CMC Rifle’s Peer Mentor program creates helpful student network
You’ve made the decision. You’re taking the leap and registering for Colorado Mountain College. But now what? Is there someone you can go to for encouragement and inspiration, and to walk with you as you figure out how to incorporate college into your life?
At CMC Rifle, the Peer Mentor program is here to help. Tinker Duclo, CMC vice president and Rifle campus dean, launched the program, collaborating with student mentors Holly Keesee, Chloe Krebill, Alan Muñoz and others wanting to create a student-to-student support system at the campus. The program offers students accessible and relevant sources of support, while mentors benefit from gaining communication, problem-solving and leadership skills.
Duclo said that many mentees in the program have gone on to become peer mentors.
“The network among students, faculty and staff has expanded and strengthened, and our communities have benefitted by the development of the next generation of leaders,” said Duclo.
Campus numbers show that peer mentorship works. Of the 27 first-year students at CMC Rifle who were paired with a mentor during spring 2018, 24 completed their first year of college. Of the 33 mentees who were paired with a mentor in fall 2018, 31 completed their first year of college. The mentors themselves are completing their associate degrees at higher-than-average rates, as well.
Duclo noted that some mentees from the first two years of the program have been challenged by homelessness, incarceration, academic suspension, family fights, breakups, mental health issues and DACA and undocumented status. Still, among that group are those who have earned straight As and landed on the Dean’s and President’s lists.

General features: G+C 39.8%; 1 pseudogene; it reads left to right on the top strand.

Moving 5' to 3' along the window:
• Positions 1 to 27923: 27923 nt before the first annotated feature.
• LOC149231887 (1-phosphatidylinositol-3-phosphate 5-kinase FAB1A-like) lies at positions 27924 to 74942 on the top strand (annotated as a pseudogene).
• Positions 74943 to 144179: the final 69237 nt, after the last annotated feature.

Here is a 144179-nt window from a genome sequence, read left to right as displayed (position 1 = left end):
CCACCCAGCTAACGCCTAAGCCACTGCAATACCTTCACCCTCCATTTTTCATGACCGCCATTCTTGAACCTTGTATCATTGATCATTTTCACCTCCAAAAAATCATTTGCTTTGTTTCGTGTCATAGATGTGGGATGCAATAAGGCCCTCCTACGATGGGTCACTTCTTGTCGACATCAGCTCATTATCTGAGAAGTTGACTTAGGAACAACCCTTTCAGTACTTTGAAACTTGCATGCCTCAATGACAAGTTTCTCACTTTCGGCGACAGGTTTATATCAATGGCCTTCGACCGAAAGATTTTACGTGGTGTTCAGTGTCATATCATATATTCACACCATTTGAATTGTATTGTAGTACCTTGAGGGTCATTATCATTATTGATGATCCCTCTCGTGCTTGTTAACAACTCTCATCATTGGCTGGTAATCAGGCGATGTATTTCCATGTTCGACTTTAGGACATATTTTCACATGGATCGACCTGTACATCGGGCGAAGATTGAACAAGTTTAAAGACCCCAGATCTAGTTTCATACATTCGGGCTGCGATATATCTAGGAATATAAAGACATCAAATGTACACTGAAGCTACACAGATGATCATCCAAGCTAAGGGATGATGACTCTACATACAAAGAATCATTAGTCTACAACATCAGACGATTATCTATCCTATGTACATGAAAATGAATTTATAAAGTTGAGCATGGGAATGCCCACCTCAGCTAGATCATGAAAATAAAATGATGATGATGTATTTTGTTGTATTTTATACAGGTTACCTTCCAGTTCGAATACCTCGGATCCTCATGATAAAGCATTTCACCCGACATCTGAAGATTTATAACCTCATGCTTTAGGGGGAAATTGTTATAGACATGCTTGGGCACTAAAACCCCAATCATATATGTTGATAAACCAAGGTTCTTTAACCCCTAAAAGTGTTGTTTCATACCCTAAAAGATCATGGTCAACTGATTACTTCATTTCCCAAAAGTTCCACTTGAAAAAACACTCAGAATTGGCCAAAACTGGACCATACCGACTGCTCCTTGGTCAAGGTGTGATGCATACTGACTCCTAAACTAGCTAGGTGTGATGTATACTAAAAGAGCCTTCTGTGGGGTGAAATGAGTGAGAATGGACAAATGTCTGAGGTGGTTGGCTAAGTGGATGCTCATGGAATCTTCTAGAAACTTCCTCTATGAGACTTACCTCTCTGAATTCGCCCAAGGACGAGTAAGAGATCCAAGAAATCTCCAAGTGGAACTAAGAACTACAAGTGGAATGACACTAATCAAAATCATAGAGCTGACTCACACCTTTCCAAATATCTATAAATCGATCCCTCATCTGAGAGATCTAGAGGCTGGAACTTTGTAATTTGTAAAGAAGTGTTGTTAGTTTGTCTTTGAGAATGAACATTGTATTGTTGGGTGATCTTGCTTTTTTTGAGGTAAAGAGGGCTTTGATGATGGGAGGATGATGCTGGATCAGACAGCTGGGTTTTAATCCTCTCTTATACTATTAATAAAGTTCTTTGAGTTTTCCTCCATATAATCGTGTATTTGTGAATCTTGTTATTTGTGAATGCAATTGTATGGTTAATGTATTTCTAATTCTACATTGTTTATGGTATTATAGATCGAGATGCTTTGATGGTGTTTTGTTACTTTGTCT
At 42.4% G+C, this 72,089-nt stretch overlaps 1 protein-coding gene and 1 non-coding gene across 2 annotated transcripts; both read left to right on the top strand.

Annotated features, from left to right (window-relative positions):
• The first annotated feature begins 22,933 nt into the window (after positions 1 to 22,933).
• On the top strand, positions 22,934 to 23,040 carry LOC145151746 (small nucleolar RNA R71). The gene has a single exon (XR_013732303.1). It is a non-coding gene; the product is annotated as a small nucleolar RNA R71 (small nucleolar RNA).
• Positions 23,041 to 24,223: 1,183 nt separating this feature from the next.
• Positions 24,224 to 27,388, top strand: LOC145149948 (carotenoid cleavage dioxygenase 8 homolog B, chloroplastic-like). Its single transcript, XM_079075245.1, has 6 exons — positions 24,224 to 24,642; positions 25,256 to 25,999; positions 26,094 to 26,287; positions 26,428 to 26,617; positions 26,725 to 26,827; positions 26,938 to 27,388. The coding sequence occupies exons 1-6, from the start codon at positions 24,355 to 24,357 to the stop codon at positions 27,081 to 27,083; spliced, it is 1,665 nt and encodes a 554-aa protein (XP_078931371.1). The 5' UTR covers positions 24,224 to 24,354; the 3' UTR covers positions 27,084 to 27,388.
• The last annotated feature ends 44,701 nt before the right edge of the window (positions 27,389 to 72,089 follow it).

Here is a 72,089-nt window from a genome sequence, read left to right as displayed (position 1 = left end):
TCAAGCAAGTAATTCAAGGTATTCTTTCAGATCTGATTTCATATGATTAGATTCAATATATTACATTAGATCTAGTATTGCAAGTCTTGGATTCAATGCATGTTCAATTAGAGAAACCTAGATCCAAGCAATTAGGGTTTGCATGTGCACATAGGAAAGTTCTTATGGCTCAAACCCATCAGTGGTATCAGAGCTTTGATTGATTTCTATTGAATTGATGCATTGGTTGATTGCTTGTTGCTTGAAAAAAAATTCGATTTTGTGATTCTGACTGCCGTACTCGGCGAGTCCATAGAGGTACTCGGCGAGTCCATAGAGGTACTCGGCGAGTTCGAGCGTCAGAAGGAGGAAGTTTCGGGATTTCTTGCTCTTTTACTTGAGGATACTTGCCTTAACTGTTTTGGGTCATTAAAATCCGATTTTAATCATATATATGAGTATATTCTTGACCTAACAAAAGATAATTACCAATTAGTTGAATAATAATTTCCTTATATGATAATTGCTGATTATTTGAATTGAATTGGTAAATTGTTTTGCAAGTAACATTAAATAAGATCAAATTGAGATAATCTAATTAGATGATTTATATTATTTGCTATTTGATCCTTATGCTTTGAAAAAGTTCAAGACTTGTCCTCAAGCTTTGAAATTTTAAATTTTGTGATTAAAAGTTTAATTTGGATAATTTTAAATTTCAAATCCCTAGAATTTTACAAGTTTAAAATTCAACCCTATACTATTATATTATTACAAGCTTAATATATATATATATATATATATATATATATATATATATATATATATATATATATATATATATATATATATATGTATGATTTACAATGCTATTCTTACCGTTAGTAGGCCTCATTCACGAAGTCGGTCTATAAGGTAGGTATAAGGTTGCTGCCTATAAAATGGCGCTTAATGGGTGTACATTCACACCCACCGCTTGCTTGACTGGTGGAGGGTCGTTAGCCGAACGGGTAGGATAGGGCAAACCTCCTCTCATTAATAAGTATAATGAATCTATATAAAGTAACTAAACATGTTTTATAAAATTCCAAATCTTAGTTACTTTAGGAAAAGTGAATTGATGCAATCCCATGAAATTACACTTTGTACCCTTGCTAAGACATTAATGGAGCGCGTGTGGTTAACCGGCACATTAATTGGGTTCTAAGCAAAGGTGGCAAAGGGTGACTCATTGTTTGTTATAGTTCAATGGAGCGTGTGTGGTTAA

“More than one mentee has stated that they would not have made it through without their peer mentors,” Duclo said.
Setting up for success
CMC Rifle’s mentor program provides a link between students who are starting college and student mentors who understand what it’s like to be new to the structure and responsibilities of higher education.
Mentees are usually first-year students who have received the CMC President’s Scholarship, a $1,000 scholarship that’s awarded to students who’ve recently graduated from a high school in the CMC district.
Brenda Walck, former Grand Valley High School counselor, is now an academic advisor and the peer mentor coordinator at CMC Rifle. She’s joined by mentors Krebill and Bianca Godina, who each assist and guide 10 to 13 mentees per semester.
“They set their mentees up for success,” said Walck. “We’re here and we understand orienteering College 101.”
That’s done in a variety of ways: through checking in with each mentee at least once a week, meeting either in person or virtually once a month, providing resources for tutoring, balancing home life, and handling COVID-19 struggles and other factors of busy lives.
For more information about CMC Rifle’s Peer Mentor program, contact Walck at firstname.lastname@example.org or 970-625-6959.